Kim shared how friends have comforted her in times of struggles and how they brought hurt feelings as well. She told of one friendship that was severed after it became too focused on money and things. “It was more materialistic than other friendships. I had to stop the friendship.”She also talked about the importance openness has in a friendship. “I found it can’t be one-sided. You’re afraid of being open because they may judge you.”
Jackie, a career-focused wife and sister, shed light on qualities she feels are important in friendship. “When you care about someone, you don’t want to hurt them. When you are committed, you stand by them. There is a commitment to find out what is going on in their lives. The people I share things with know where I came from and know my life.”
She talked about how marriage affects friendships. “I feel the friendship goes through another cycle. You’re now dedicating your life to your spouse.”
Jackie also told of a sad situation when she had to distant herself from a destructive friendship. “The individual didn’t have their priorities right. Their morals and values became distorted. I offered support and help, but they just wouldn’t accept the help for themselves. I had to end the friendship.”
Flora is a mother of two and the grandmother of three. She told of a special friend she had in church who stuck by her through a very trying time in her life—her divorce.
She shared the pain of betrayal she felt when her church wasn’t there for her, explaining how she felt judged and rejected because of her choice. However, there was a special friend who stayed by her side through this rough time in her life.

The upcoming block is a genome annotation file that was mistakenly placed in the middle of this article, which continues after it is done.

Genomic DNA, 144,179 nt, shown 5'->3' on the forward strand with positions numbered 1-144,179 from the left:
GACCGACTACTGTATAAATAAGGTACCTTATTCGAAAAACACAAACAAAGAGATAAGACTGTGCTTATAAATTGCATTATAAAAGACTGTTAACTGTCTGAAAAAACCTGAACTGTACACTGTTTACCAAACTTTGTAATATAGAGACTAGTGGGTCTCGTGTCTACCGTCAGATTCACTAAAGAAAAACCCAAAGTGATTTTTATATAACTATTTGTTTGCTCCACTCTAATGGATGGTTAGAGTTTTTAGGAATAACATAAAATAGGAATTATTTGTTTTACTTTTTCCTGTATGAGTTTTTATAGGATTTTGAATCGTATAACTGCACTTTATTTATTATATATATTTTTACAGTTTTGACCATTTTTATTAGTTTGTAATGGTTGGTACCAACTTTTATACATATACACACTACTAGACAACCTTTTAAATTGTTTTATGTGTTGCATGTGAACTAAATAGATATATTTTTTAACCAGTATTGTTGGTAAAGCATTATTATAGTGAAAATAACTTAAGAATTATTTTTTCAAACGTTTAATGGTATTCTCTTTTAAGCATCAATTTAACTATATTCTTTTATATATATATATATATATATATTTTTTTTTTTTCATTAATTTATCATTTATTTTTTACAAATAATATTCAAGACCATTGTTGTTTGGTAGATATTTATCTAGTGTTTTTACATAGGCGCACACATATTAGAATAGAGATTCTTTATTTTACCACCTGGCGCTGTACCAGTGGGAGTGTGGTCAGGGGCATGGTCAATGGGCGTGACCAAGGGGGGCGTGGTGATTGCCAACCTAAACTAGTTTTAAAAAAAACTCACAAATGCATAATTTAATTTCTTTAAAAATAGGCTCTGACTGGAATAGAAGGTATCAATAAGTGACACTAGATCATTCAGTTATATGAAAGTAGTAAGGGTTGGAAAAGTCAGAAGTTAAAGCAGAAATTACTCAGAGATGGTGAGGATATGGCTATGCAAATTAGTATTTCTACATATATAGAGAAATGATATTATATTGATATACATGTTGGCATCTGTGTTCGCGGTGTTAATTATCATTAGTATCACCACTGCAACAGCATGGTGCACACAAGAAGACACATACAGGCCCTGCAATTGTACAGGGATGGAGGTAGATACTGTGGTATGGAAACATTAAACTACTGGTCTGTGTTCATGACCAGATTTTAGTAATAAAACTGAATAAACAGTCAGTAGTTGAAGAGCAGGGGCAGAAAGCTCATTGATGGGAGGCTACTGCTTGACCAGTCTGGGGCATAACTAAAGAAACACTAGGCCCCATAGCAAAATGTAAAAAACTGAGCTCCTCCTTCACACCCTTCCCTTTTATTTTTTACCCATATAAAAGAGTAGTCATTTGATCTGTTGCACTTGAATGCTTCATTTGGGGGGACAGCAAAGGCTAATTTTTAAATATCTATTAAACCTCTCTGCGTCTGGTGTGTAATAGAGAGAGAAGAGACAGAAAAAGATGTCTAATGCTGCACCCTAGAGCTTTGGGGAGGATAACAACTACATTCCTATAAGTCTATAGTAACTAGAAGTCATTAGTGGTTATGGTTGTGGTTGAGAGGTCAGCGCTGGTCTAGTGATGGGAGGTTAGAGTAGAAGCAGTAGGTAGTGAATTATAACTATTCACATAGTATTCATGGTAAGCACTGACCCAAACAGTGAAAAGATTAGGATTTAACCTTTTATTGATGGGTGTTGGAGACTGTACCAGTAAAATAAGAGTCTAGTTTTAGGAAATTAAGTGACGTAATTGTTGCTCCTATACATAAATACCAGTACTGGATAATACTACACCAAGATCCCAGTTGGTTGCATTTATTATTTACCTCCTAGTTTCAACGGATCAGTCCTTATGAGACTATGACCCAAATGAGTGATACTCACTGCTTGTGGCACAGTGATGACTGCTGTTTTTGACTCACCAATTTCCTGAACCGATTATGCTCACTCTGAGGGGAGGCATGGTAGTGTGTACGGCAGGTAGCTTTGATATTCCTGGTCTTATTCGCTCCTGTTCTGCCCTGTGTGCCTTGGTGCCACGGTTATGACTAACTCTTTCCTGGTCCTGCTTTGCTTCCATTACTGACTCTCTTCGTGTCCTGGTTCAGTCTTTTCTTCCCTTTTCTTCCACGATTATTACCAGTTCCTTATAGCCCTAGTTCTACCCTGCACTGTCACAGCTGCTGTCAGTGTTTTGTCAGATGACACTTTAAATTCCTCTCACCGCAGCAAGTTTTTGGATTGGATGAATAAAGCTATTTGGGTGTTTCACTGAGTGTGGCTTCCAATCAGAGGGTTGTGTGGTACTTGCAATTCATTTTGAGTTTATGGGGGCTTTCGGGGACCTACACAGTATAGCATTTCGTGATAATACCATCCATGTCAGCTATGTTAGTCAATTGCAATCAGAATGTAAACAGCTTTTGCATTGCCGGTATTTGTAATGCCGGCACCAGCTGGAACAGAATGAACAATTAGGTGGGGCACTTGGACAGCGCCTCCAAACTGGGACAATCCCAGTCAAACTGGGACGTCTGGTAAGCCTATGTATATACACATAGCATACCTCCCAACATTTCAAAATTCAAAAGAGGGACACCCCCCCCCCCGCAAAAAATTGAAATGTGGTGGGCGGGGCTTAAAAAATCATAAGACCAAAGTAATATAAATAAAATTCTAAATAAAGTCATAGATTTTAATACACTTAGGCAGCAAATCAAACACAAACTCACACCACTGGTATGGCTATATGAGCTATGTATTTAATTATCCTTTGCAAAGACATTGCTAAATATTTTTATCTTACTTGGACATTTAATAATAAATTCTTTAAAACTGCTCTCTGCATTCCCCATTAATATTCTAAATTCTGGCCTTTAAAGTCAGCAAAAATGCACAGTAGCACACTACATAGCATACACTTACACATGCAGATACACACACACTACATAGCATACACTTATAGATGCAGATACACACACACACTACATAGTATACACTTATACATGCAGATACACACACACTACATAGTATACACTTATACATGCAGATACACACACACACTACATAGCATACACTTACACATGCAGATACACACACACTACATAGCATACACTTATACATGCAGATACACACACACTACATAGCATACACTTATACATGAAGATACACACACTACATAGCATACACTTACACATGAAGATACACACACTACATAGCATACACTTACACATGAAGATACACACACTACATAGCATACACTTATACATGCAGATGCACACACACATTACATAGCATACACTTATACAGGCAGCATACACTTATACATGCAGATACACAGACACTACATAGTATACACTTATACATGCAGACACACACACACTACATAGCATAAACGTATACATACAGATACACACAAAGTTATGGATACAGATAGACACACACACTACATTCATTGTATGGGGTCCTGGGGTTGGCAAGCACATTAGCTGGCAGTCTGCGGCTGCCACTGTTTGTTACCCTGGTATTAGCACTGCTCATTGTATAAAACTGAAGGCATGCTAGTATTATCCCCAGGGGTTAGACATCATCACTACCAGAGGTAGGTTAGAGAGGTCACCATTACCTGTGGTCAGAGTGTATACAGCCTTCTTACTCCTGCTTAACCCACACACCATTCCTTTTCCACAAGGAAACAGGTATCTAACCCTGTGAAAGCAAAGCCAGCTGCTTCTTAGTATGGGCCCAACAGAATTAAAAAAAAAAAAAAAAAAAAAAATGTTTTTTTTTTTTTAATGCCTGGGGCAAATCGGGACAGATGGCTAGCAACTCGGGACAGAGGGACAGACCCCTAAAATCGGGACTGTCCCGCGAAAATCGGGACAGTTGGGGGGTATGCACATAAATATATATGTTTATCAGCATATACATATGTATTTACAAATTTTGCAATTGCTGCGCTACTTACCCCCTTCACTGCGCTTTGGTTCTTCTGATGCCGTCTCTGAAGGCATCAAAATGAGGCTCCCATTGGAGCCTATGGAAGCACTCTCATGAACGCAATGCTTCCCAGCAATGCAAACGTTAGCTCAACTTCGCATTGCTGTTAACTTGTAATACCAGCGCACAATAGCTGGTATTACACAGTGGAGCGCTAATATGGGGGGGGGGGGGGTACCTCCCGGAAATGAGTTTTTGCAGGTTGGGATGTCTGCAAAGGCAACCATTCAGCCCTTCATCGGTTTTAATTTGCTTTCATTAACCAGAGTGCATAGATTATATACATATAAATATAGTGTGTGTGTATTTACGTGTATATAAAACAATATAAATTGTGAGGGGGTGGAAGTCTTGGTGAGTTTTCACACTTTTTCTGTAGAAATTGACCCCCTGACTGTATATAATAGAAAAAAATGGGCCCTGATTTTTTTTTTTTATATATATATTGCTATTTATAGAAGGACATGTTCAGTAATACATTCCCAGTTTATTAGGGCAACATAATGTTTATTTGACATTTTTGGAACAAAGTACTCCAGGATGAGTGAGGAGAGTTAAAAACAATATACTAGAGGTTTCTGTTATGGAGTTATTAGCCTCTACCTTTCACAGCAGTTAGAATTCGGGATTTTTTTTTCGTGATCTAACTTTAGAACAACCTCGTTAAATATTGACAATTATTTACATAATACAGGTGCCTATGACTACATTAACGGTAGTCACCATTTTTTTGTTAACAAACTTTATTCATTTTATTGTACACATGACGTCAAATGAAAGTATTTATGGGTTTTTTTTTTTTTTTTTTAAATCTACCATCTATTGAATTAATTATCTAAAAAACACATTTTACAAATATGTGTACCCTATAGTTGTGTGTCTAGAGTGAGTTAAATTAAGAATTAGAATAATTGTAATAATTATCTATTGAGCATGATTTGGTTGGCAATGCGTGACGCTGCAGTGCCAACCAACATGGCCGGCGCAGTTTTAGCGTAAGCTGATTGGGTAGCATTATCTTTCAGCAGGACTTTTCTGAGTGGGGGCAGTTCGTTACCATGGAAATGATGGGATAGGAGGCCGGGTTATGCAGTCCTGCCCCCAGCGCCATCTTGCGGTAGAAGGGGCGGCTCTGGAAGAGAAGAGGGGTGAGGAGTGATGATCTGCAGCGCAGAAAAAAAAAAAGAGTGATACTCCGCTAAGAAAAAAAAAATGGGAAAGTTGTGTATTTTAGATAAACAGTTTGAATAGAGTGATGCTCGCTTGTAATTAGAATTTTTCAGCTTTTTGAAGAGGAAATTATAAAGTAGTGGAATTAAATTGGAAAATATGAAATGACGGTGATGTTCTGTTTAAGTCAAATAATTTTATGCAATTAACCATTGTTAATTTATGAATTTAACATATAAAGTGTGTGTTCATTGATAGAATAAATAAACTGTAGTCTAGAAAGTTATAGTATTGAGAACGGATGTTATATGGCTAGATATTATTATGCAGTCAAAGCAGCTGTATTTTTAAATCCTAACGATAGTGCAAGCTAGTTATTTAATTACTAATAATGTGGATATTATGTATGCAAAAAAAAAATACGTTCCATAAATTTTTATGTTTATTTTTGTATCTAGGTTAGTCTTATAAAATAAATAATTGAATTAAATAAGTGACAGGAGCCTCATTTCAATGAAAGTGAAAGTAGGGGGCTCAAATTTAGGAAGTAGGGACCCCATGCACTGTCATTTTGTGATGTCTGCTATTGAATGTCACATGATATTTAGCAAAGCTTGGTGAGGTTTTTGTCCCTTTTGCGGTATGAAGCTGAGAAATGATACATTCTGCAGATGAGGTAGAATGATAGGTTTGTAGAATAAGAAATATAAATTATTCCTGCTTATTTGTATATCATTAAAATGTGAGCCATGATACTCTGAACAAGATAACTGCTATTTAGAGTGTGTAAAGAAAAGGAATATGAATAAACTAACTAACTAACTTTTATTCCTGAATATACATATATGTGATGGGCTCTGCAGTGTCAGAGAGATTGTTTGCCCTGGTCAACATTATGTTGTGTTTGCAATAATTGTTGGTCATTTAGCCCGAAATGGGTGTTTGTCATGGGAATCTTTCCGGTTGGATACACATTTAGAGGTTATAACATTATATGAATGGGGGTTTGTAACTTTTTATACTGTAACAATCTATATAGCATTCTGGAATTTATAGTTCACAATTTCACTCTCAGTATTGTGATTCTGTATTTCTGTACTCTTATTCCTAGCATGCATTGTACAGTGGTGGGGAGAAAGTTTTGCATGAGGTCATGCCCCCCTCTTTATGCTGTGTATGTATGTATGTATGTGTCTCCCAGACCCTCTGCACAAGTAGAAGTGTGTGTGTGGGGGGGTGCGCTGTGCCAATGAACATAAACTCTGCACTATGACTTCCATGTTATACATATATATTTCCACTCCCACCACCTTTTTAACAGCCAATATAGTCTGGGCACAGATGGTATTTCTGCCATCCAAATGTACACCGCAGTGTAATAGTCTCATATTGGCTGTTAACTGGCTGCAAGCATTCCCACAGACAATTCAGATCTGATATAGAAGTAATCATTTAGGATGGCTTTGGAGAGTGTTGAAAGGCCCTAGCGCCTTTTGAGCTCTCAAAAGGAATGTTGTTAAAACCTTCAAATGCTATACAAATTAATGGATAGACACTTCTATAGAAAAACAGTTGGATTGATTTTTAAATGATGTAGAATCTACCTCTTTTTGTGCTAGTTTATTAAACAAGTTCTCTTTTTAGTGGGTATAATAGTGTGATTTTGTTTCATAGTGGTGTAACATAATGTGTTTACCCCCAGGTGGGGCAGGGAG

“Connie was there for me. She didn’t turn her back or judge me. After I left the church, Connie still talks to me. She respects me for who I am. Our friendship looks past church beliefs because she was never judgmental of me.”
A true friendship takes time, loyalty, sharing, openness, commitment and most of all, love. In looking at the life of Jesus, we find a divine human who became flesh to experience the true miracle of a friendship. Sharing in this miracle were His 12 close friends. And those friends possessed a vast assortment of characteristics. There was business-oriented Matthew, denier Peter, doubting Thomas, second best Andrew, pragmatist Philip, visionary Nathaniel, temperamental James (brother of John), betrayer Judas, rebel Simon, non-famous James, steadfast Thaddeus and tender John.
Jesus picked 12 individuals with different characteristics and backgrounds. He did not see their hang-ups and mishaps, but He saw 12 men who He wanted to know, teach and befriend. Even at the time of His betrayal, Jesus was still teaching the value of true loyalty, as he called Judas “friend.”
Jesus shows us even though we may experience betrayals, denials and accusations against us, we need to hold on to the most valuable quality of friendship—love. “Greater love hath no man than this, that a man lay down his life for his friends” (John 15:13).